The World of Galaxies
A galaxy is a large group of stars and the universe is populated by galaxies. They can be arranged in many diverse shapes and sizes. There are large galaxies with supermassive black holes at their centers. The question, "What creates this diversity?" is one that many scientists are trying to answer. Galaxies form and evolve through interaction with other galaxies. Studying the dynamics of galaxy collisions and mergers is key to understanding the formation of the galaxies. Furthermore, galaxies form large scale structure in the universe. Some galaxies occupy crowded, gravitationally-bound regions called "galaxy clusters" and "galaxy groups," while others live in deserted areas called "general fields." With its wide field of view and light-gathering power, the Subaru Telescope examines the world of galaxies in different eras and environment.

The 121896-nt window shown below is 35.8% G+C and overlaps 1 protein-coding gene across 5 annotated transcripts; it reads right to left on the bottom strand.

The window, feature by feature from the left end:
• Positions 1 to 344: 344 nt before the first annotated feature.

Comment from researchers
Imaging capability for viewing detailed structures in a wide field of view is one of the strong points of the Subaru Telescope. Subaru is also capable of spectroscopic observations of many objects simultaneously. Using this wide field of view, astronomers can image the extended structure of nearby galaxies, as well as those billions of light years away. Complementary observations in other wavelengths, such as in the millimeter and the sub-millimeter region, using the Atacama Large Millimeter/submillimeter Array (ALMA) will greatly help astronomers understand the evolution of galaxies.
Dr. Kouji Ohta